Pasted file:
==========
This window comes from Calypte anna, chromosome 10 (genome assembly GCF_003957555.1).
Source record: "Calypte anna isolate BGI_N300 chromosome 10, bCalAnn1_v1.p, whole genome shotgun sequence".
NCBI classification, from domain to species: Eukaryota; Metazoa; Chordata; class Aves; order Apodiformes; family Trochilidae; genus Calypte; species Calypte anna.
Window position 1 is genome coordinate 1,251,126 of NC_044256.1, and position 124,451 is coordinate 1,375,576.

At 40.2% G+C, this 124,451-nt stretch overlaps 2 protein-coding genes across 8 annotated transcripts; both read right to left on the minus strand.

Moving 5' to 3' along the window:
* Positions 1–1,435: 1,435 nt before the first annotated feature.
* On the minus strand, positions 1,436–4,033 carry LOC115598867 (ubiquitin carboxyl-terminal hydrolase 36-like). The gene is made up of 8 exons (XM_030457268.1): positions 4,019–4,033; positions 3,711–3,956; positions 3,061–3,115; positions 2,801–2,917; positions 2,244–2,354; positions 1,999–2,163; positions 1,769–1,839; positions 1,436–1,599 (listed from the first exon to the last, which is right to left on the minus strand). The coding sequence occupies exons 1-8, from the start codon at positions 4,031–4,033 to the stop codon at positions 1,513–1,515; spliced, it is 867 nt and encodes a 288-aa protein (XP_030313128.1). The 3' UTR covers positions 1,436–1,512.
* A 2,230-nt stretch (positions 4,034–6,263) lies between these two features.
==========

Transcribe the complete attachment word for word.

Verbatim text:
This window comes from Calypte anna, chromosome 10 (genome assembly GCF_003957555.1).
Source record: "Calypte anna isolate BGI_N300 chromosome 10, bCalAnn1_v1.p, whole genome shotgun sequence".
NCBI classification, from domain to species: Eukaryota; Metazoa; Chordata; class Aves; order Apodiformes; family Trochilidae; genus Calypte; species Calypte anna.
Window position 1 is genome coordinate 1,251,126 of NC_044256.1, and position 124,451 is coordinate 1,375,576.

At 40.2% G+C, this 124,451-nt stretch overlaps 2 protein-coding genes across 8 annotated transcripts; both read right to left on the minus strand.

Moving 5' to 3' along the window:
* Positions 1–1,435: 1,435 nt before the first annotated feature.
* On the minus strand, positions 1,436–4,033 carry LOC115598867 (ubiquitin carboxyl-terminal hydrolase 36-like). The gene is made up of 8 exons (XM_030457268.1): positions 4,019–4,033; positions 3,711–3,956; positions 3,061–3,115; positions 2,801–2,917; positions 2,244–2,354; positions 1,999–2,163; positions 1,769–1,839; positions 1,436–1,599 (listed from the first exon to the last, which is right to left on the minus strand). The coding sequence occupies exons 1-8, from the start codon at positions 4,031–4,033 to the stop codon at positions 1,513–1,515; spliced, it is 867 nt and encodes a 288-aa protein (XP_030313128.1). The 3' UTR covers positions 1,436–1,512.
* A 2,230-nt stretch (positions 4,034–6,263) lies between these two features.